By Seth Katz, MPA, RHIA, FAHIMA
Our lives and businesses run smoothly because the world around us is connected by devices and software built on standard protocols followed by every developer in the tech industry.
These standards are why I can send message from my Gmail account to an Outlook address with no problem. It’s why my friends and colleagues with Androids can send texts to my iPhone—and vice-versa. Standards are why a bank in Indiana can transfer funds to an institution in India in a manner of seconds.
This level of seamless convenience is so ubiquitous that it’s practically hard-wired into our brains as a base expectation of any consumer-centric service.
While two banks 8,100 miles apart can share information in near real-time, two hospitals across the street from each other cannot (and in some cases will not).
This is the problem the information blocking provisions of the Cures Act is set to tackle head-on.
Realizing Healthcare’s Patient-Centered Vision
The information blocking provisions are the sword intended to split the Gordian Knot that has bedeviled every attempt to access, share, and use electronic health information (EHI)—from the HITECH Act’s “meaningful use” EHR Incentive Program (now called Promoting Interoperability) to hub-based health information exchanges (HIE).
While meaningful use spurred investment in electronic health records, the proprietary elements of competing information systems created significant—and intentional—barriers to interoperability.
The promise of an HIE was that if a patient went to six different doctors, all records would be transmitted a central hub for easy access by any of the patient’s providers. This idea has not worked out as planned for a variety of reasons. Some hospitals refused to participate, while others choose to only send the bare minimum data necessary to meet federal requirements.
Additionally, dueling HIEs on both the state and federal level refuse to connect to each other because of political or financial reasons. This has led to some hospitals having to join (e.g., pay) multiple HIEs to cover all the places their patients could go.
The Cures Act may be our industry’s best chance for finally fulfilling the long-promised vision of one record tethered to the patient.
The Cures Act explicitly prohibits practices that prevent or inhibit the access, exchange, and use of EHI. There are exceptions, of course, and the privacy rules governed by HIPAA remain in place. But what separates the Cures Act from previous attempts to shatter data silos is the focus on the patient rather than the technology.
Hospitals and health IT vendors will be required to share vital information—with patients and each other. I believe that this ability alone will open many new and exciting opportunities to help reshape our healthcare system, including:
HIEs for patients. If a patient goes to six different organizations for care, there is a good chance they have six different patient portals. Even if some of those hospitals are on the same EMR, the behavior of those portals is unique to the set-up for each institution. This creates a heavy burden on patients to try to keep track of their care across all these different platforms.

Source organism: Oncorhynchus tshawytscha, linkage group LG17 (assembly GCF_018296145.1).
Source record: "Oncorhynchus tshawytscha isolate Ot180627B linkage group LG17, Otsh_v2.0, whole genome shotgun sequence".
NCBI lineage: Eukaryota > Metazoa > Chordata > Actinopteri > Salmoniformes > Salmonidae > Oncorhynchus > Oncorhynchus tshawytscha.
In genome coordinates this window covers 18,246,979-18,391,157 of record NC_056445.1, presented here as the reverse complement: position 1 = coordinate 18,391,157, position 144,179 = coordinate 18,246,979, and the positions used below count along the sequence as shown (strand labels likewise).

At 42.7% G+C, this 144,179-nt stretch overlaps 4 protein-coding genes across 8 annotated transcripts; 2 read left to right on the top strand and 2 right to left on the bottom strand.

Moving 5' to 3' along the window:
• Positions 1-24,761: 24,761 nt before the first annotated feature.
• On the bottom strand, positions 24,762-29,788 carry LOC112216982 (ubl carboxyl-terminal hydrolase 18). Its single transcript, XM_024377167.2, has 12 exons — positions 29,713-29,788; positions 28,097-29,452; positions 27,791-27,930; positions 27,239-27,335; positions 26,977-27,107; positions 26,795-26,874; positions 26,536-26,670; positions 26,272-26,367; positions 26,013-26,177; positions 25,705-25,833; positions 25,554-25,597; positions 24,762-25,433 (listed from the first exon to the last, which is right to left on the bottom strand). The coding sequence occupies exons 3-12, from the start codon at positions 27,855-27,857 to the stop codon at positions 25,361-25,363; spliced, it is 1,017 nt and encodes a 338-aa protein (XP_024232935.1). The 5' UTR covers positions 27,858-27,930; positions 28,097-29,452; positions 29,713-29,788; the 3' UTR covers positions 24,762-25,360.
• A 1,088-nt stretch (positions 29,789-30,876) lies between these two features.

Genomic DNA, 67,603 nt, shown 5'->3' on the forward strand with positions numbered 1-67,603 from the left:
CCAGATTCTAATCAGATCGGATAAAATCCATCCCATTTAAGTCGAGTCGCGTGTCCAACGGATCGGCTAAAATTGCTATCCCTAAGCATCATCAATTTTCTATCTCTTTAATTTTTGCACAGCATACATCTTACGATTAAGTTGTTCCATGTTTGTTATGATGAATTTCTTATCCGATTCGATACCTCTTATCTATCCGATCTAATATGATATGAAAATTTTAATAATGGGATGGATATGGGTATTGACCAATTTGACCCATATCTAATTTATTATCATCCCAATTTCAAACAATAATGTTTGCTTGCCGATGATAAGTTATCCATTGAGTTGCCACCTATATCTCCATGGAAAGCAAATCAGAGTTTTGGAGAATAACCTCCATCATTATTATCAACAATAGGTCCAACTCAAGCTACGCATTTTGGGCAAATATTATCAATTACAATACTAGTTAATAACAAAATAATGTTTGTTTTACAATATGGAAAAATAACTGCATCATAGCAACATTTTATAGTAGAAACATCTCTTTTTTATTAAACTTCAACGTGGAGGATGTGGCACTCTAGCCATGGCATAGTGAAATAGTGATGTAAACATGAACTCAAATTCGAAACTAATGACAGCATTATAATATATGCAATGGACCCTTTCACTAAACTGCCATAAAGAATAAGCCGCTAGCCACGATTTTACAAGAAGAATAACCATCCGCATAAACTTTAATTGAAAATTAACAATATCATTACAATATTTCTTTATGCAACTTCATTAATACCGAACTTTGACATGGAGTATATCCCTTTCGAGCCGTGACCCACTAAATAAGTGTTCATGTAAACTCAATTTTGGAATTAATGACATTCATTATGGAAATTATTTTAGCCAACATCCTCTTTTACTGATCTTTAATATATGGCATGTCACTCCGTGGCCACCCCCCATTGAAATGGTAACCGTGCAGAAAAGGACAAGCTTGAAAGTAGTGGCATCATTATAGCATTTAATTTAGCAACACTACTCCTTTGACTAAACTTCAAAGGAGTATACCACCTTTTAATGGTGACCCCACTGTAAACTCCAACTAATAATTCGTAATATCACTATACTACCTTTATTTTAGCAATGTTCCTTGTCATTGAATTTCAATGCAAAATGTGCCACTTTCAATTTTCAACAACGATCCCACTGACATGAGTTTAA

However, by leveraging application programming interfaces (APIs)—see this article for a primer on the subject—patients may finally be able to collate all of their health data in one place and take ownership of their care.
The health app economy. The app store on your phone has no shortage of healthcare related programs; finding one that can connect to your provider’s EHR is another story.
For the most part, EHR vendors have tightly controlled access to data. This means that the only apps able to connect back an EHR are ones built—and controlled—by the EHR vendor.
Information blocking will open the market to new and innovative players in the app space, leading to products and services designed to help patients manage their conditions and hospitals exchange data securely. This is a massive opportunity in the telehealth and remote patient monitoring sectors that will only grow in the wake of the COVID19 pandemic.
Cutting red tape. Like the hospital price transparency rule, which gives consumers a greater window into the negotiated costs and rates of health services, the provisions of the information blocking rule will have a similar effect on consumers’ relationship with their own health data.
For too long, providers and insurance companies did not want the public to know their rates, and in some cases said it was illegal to disclose them. The same is true with some of the big health IT players who said they could not—and would not—work with other entities. With information blocking, they cannot hide behind vague data-use agreements or random “gag clauses” meant to stifle the valid sharing of health information.
Minimum is no longer enough. Like my example of organizations not fully participating in HIEs or providers who refuse to post a patient’s entire record to their portal, providers can no longer just “check a box” by doing the minimum necessary and getting credit for it. Organizations are going to have to fully participate and share information to the best of their abilities or face the consequences.
None of this comes without some level of risk, but the benefits that will come from this rule easily outweigh any concerns.
Every healthcare stakeholder should embrace this opportunity and develop new, patient-centric ways to better our system.
If organizations choose to hide behind one of the eight exemptions to the rule, then nothing will change and the goal of interoperability and better patient empowerment will continue to be a dream.
Seth Jeremy Katz is the vice president of HIM and revenue cycle at Truman Medical Centers.
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